By April of that same year, my current situation at work felt insurmountable. Two weeks to
flatten the curve of COVID was turning into a month. It seemed unreasonable to keep performing at work while also teaching elementary school. Not to mention that I had a hard time focusing on work in the midst of such crippling fear of the unknown.
I had no interest in pretending everything was fine when it so very clearly was not. I was already a square peg trying to fit into a round hole in this environment, but now I had become a giant wooden rectangle trying to thread itself through the eye of a small sewing needle. Previous life events had already given me the opportunity to prove that I was strong and resilient. However, at this moment, it seemed I was neither strong nor resilient enough.
The COVID-19 pandemic caused worldwide pain and suffering, and it also served as a reminder of the fragility of life. With no guarantee of tomorrow, I decided to start being my authentic self immediately. I had to reprioritize and remember who I was before I lost myself by boarding the rollercoaster that is corporate America. I had to stop ruthlessly chasing paychecks and start chasing the truth.
The truth, as it turned out, was that I wanted to help people. I wanted to learn how to counsel people through their struggles and ultimately cheer them on as they went on to be their best selves again. This sense of urgency became increasingly powerful as I felt the pull to finally commit to making this my life's work. I knew that there would be many different paths to consider — I just had to figure out which one to take.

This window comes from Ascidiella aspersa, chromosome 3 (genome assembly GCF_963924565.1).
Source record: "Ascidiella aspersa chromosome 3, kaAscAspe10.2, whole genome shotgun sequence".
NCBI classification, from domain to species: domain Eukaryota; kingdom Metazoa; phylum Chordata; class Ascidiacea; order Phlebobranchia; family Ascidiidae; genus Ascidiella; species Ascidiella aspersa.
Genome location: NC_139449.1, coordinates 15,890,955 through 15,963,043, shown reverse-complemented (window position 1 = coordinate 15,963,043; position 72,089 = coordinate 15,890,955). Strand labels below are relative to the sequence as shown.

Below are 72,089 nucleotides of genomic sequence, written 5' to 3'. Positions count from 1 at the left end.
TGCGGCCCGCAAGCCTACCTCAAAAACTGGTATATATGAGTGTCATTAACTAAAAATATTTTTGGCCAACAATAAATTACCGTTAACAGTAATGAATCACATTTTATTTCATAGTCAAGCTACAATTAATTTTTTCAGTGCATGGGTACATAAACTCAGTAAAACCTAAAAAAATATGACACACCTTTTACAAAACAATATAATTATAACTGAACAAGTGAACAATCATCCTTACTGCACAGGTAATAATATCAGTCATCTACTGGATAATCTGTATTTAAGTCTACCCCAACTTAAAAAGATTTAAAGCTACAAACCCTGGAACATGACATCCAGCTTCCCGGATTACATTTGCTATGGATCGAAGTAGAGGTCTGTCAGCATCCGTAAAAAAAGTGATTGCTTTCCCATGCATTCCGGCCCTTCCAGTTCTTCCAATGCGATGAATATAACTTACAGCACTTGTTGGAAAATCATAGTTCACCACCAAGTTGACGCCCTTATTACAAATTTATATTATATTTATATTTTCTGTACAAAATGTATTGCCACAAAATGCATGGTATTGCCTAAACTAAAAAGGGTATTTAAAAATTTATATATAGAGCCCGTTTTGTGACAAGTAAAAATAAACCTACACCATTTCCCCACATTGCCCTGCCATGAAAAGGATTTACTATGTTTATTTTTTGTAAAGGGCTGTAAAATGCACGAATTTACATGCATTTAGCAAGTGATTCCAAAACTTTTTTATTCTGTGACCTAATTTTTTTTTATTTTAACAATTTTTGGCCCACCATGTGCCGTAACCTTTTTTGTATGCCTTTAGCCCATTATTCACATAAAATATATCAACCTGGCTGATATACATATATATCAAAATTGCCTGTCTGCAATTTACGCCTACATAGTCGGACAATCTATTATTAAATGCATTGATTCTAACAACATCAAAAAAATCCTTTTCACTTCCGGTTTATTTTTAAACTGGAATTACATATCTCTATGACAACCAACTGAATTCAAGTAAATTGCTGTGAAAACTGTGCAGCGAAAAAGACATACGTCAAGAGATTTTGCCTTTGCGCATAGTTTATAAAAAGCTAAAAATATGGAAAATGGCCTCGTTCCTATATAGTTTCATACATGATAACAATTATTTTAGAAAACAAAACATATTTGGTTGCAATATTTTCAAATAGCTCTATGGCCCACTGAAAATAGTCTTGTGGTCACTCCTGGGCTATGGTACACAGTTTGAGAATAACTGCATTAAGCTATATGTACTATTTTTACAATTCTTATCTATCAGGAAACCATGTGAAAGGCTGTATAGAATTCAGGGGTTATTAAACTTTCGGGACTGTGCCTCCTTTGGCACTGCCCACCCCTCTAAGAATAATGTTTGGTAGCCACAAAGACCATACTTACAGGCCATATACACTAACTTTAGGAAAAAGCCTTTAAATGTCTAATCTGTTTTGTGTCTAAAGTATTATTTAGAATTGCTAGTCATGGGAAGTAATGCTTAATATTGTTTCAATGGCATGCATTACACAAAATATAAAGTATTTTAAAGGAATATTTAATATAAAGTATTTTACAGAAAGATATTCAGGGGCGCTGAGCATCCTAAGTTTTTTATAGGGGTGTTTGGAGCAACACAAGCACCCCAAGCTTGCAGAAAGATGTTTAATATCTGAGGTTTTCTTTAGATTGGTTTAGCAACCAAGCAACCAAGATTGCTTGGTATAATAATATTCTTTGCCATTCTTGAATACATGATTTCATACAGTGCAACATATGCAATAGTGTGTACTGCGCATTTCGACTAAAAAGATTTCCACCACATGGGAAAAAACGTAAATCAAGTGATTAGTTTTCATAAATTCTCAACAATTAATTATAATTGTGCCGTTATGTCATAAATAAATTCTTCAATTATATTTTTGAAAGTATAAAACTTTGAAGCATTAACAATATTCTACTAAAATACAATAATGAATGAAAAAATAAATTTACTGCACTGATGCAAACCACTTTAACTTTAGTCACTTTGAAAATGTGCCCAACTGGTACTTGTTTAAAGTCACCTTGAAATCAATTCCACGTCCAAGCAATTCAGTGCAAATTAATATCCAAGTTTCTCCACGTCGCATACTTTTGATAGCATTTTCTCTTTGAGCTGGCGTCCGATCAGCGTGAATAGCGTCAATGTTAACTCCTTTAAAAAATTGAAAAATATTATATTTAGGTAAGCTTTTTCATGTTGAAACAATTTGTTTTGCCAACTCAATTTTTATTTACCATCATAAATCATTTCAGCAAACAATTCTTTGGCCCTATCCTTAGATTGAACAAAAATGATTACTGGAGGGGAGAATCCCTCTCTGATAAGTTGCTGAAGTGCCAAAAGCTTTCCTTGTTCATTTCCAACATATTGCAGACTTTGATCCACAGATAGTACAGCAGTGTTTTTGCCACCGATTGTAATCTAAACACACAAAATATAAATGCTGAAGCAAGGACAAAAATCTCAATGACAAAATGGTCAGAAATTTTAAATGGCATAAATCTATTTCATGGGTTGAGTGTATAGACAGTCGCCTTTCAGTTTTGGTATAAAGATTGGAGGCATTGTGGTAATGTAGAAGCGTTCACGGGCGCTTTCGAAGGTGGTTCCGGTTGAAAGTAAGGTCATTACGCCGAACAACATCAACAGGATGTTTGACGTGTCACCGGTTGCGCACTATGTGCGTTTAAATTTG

Rediscovering My Purpose (That Was There All Along)
As I dug into the archives of my life, I thought about all of the times that I dipped my toe into the possibility of pursuing an online master's in psychology. As I attended countless information sessions and shadowed classrooms, I found myself overwhelmed at the prospect of starting over from scratch. Despite the competition for limited job prospects, and my own anxiety about paying for school, I decided to throw caution to the wind. Now, here I am — in my 40s — pursuing a master's degree in clinical psychology at Pepperdine University.
At this point in time, my goal is to work with kids, teens, and adolescents. I feel that this population is facing tremendously different and exponentially larger challenges than I did during my upbringing, and it would be an honor to be a trusted adult for this vulnerable, impressionable population. While social media isn't all bad, it certainly has unleashed an entirely new level of pressure, competition, expectations, bullying, unlimited access, instant gratification, and unrealistic beauty standards for young people. I would love to help them build confidence and lean into who they truly are at the core while navigating these important years of their lives and the difficulties that can arise.
I know that I'm now exactly where I belong. I've learned to trust the timing of my life and listen to those whispers when they show up. I'm thrilled that this is my path now even though I wish I had figured it out sooner. I'm grateful to have the privilege to pursue my dreams, and I'm so appreciative of all of the life experiences that I've had thus far.
While living through the COVID-19 pandemic was collectively traumatic, for me personally, it was a blessing in disguise. For that, I will be eternally grateful.
Meet the Author
Heather Arter was born in New York state and has been living in the Los Angeles area since 2004. After over 15 years in the entertainment industry, she is currently a student in the online master's program in clinical psychology at Pepperdine University. Her goal is to become a licensed marriage and family therapist (LMFT) and a licensed professional clinical counselor (LPCC) with a private practice primarily serving children, teens, and adolescents. Heather currently lives with her daughter and two cats in a house full of crystals and Broadway show tunes.